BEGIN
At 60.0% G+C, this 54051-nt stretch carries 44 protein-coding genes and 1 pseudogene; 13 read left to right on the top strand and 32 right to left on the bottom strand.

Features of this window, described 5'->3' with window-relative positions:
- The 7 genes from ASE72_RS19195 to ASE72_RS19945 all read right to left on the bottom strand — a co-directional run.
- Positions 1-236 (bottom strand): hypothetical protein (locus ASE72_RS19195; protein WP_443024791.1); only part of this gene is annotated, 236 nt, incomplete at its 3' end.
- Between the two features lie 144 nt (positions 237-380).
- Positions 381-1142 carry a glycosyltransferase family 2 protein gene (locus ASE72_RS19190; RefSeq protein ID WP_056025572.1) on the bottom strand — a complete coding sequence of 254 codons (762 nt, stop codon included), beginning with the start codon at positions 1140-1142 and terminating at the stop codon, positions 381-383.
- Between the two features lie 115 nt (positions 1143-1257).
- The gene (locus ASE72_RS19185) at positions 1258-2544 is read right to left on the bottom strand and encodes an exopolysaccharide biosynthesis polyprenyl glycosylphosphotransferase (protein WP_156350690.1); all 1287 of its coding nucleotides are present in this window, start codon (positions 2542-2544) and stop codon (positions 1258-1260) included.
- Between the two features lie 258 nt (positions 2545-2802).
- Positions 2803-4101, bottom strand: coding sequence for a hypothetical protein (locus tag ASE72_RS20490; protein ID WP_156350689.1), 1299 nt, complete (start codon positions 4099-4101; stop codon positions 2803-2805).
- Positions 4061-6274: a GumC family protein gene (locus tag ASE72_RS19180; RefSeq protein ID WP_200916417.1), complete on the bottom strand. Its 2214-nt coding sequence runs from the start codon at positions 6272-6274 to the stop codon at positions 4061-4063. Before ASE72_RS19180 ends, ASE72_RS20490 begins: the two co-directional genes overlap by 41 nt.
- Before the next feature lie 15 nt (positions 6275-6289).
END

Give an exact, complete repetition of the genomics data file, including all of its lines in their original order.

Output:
At 60.0% G+C, this 54051-nt stretch carries 44 protein-coding genes and 1 pseudogene; 13 read left to right on the top strand and 32 right to left on the bottom strand.

Features of this window, described 5'->3' with window-relative positions:
- The 7 genes from ASE72_RS19195 to ASE72_RS19945 all read right to left on the bottom strand — a co-directional run.
- Positions 1-236 (bottom strand): hypothetical protein (locus ASE72_RS19195; protein WP_443024791.1); only part of this gene is annotated, 236 nt, incomplete at its 3' end.
- Between the two features lie 144 nt (positions 237-380).
- Positions 381-1142 carry a glycosyltransferase family 2 protein gene (locus ASE72_RS19190; RefSeq protein ID WP_056025572.1) on the bottom strand — a complete coding sequence of 254 codons (762 nt, stop codon included), beginning with the start codon at positions 1140-1142 and terminating at the stop codon, positions 381-383.
- Between the two features lie 115 nt (positions 1143-1257).
- The gene (locus ASE72_RS19185) at positions 1258-2544 is read right to left on the bottom strand and encodes an exopolysaccharide biosynthesis polyprenyl glycosylphosphotransferase (protein WP_156350690.1); all 1287 of its coding nucleotides are present in this window, start codon (positions 2542-2544) and stop codon (positions 1258-1260) included.
- Between the two features lie 258 nt (positions 2545-2802).
- Positions 2803-4101, bottom strand: coding sequence for a hypothetical protein (locus tag ASE72_RS20490; protein ID WP_156350689.1), 1299 nt, complete (start codon positions 4099-4101; stop codon positions 2803-2805).
- Positions 4061-6274: a GumC family protein gene (locus tag ASE72_RS19180; RefSeq protein ID WP_200916417.1), complete on the bottom strand. Its 2214-nt coding sequence runs from the start codon at positions 6272-6274 to the stop codon at positions 4061-4063. Before ASE72_RS19180 ends, ASE72_RS20490 begins: the two co-directional genes overlap by 41 nt.
- Before the next feature lie 15 nt (positions 6275-6289).